2016 Mercedes-AMG C63 S long-term car review, part 3

Even on a tight rein, it’s always Sport over Comfort in our Mercedes-AMG C63 long-termer.

Mercedes-AMG C63 S

Even on a tight rein, it’s always Sport over Comfort in our Mercedes-AMG C63 long-termer.

First published in the July 2016 issue of Wheels magazine, Australia’s most experienced and most trusted car magazine since 1953.

AFTER last month’s thrash-and-dash extravaganza, all to the tune of the C63 S’s bent-eight rumble, it was back to humdrum urban duties for the AMG’s penultimate month on fleet.

A Mother’s Day blast up the M1 reminded me just how luscious the C63 can be when chewing up distance, but it’s a different beast when traversing the obstacle course of shopping-centre car parks.

Experience has shown that relying on the drivetrain’s Comfort mode, and thereby cancelling out first gear, is anything but comfortable for the C63. As the transmission slips and slurs trying to channel enough torque to the rear wheels, the Mercedes-AMG C63 simply hangs about, wondering what’s going on. It’s especially hard-going in Sydney’s tight inner-city parking stations, where steep ascents and brutal speed humps leave the C63 struggling to transfer all its rev flaring into smooth forward momentum.

The solution, as I’ve mentioned before, is Sport mode. And having relied solely on this set-up for months now, I reckon it’s both more economical and a more relaxing experience than the ironically named Comfort.

Direct drive to first gear means the C63 steps off the line beautifully, supported by surprisingly progressive throttle response that ensures the rear boots don’t instantly turn into whirly-birds in the wet.

Mercedes -AMG-C63-S-clock
C63 has three clocks – two digital and one gorgeous IWC analogue – all showing the same time, as you’d hope.

And the Speedshift-MCT transmission doesn’t needlessly hold onto gears like so many two-pedal cars when switched to Sport. Instead, progression up its seven-ratio set mirrors how you might upshift in a manual, all to the tune of an angry nudge from the exhaust as it upshifts under load.

The Sport-primed transmission also eviscerates the top gear-obsessed Comfort setting by proving that you can have your cake and eat it too. Sport has no qualms settling into sixth or seventh, yet as soon as you call for instant forward thrust, AMG’s gearbox is immediately on the case, briskly shifting down with dual-clutch-rivalling haste.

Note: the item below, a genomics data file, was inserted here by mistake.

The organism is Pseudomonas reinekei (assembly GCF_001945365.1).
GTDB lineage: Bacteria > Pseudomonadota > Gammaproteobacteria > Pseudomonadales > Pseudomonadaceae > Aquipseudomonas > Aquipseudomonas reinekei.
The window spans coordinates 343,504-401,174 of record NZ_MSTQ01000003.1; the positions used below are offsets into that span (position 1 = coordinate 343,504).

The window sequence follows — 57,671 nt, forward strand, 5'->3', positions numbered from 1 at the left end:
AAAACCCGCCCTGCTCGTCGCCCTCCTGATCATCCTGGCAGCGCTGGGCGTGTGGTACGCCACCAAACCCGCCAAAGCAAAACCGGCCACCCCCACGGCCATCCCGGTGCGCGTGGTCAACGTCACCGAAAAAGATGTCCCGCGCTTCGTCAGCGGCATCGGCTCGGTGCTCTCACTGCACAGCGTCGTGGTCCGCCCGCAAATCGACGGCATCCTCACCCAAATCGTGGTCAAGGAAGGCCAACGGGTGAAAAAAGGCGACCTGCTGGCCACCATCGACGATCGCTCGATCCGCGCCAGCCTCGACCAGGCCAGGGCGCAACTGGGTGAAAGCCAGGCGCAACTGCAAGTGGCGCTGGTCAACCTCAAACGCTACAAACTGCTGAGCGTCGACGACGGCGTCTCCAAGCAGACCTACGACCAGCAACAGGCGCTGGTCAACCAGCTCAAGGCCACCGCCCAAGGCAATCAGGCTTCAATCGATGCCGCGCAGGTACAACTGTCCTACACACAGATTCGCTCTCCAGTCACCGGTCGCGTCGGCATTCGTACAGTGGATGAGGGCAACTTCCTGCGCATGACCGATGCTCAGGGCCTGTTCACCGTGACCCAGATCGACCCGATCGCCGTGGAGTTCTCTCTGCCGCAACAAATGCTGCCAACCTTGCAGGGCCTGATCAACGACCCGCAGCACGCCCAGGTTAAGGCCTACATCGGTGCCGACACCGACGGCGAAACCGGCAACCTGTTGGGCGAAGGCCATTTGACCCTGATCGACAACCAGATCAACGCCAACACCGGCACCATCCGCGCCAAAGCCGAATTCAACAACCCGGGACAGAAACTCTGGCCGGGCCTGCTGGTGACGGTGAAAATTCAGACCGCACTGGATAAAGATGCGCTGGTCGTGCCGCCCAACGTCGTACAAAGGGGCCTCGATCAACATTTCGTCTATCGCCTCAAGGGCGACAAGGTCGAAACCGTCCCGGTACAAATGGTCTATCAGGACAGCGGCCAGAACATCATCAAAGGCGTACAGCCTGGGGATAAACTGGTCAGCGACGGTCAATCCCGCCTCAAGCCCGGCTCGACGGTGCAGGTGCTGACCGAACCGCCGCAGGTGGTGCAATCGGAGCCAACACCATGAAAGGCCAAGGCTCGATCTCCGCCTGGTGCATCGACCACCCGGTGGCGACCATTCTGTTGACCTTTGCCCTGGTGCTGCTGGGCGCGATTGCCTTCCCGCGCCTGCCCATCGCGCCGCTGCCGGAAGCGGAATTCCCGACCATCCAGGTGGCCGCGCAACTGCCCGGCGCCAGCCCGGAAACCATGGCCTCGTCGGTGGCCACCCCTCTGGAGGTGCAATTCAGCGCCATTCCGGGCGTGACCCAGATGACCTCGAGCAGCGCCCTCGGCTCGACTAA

If you buy a car like the C63 S and only ever drive it in the city, you’re missing out on soooo much of this car’s richness.

Leaving the parents’ joint, there’s a right turn at a tight roundabout, followed by an uphill on-ramp leading straight into a 100km/h zone. It’s like dropping a green flag in front of the C63. With ESP Sport engaged, I flattened the aluminium throttle pedal and the C63 simultaneously grabbed the lowest gear possible and the hotmix surface below, shoving both occupants in the back as it turned that incline into something more like a downhill ski run.

Then there’s the addictive sideways nudge from the tail as it barks into third, a not-so-subtle reminder that 375kW and 700Nm are doing the talking.

Even knowing what’s up its sleeve, the C63 S never fails to surprise and satisfy.

Where to next?

Red -Holden -SparkThe seed was planted during COTY testing last November. The order of events saw hot laps around Lang Lang in the brutal Mercedes-AMG GT coupe, followed by Suzuki’s dorky Celerio ... yet somehow the little Suzi wasn’t disgraced. So what better car to replace the C63 S, I thought, than its polar opposite, a micro hatch. The Celerio has already seen (sterling) service on these pages so the call is out to Holden for a Spark. In the meantime, however, I’ll be gorging on the AMG’s V8 before the romance is over.

Read part two of our Mercedes-AMG C63 S long-term car review.

Mercedes-AMG C63 S
Price as tested: $165,610
Part 3: 428km @ 14.8L/100km
Overall: 3382km @ 14.4L/100km
: 5895km
Date acquired: December 2015


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